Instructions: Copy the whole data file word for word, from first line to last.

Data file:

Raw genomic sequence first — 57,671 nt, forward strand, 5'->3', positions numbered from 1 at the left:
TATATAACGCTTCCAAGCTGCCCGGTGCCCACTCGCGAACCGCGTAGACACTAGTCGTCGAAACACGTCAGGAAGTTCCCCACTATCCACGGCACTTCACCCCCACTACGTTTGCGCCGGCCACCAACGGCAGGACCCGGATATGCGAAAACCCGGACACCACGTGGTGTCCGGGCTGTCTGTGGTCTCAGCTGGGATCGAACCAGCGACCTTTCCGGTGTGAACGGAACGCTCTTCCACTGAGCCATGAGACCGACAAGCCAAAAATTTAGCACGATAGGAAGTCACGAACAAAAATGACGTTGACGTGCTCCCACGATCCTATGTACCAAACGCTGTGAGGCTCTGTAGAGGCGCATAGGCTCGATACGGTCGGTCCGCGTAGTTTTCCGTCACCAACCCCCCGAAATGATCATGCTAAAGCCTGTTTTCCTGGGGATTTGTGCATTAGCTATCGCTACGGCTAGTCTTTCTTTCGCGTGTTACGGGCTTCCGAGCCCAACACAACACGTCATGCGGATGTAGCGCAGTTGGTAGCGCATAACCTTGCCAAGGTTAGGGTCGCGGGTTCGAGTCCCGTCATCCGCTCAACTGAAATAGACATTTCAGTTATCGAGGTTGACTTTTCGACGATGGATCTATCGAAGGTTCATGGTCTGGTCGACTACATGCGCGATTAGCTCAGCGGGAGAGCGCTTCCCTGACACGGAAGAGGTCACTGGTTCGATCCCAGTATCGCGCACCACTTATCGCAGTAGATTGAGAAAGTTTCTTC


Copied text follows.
Raw genomic sequence first — 57,671 nt, forward strand, 5'->3', positions numbered from 1 at the left:
TATATAACGCTTCCAAGCTGCCCGGTGCCCACTCGCGAACCGCGTAGACACTAGTCGTCGAAACACGTCAGGAAGTTCCCCACTATCCACGGCACTTCACCCCCACTACGTTTGCGCCGGCCACCAACGGCAGGACCCGGATATGCGAAAACCCGGACACCACGTGGTGTCCGGGCTGTCTGTGGTCTCAGCTGGGATCGAACCAGCGACCTTTCCGGTGTGAACGGAACGCTCTTCCACTGAGCCATGAGACCGACAAGCCAAAAATTTAGCACGATAGGAAGTCACGAACAAAAATGACGTTGACGTGCTCCCACGATCCTATGTACCAAACGCTGTGAGGCTCTGTAGAGGCGCATAGGCTCGATACGGTCGGTCCGCGTAGTTTTCCGTCACCAACCCCCCGAAATGATCATGCTAAAGCCTGTTTTCCTGGGGATTTGTGCATTAGCTATCGCTACGGCTAGTCTTTCTTTCGCGTGTTACGGGCTTCCGAGCCCAACACAACACGTCATGCGGATGTAGCGCAGTTGGTAGCGCATAACCTTGCCAAGGTTAGGGTCGCGGGTTCGAGTCCCGTCATCCGCTCAACTGAAATAGACATTTCAGTTATCGAGGTTGACTTTTCGACGATGGATCTATCGAAGGTTCATGGTCTGGTCGACTACATGCGCGATTAGCTCAGCGGGAGAGCGCTTCCCTGACACGGAAGAGGTCACTGGTTCGATCCCAGTATCGCGCACCACTTATCGCAGTAGATTGAGAAAGTTTCTTC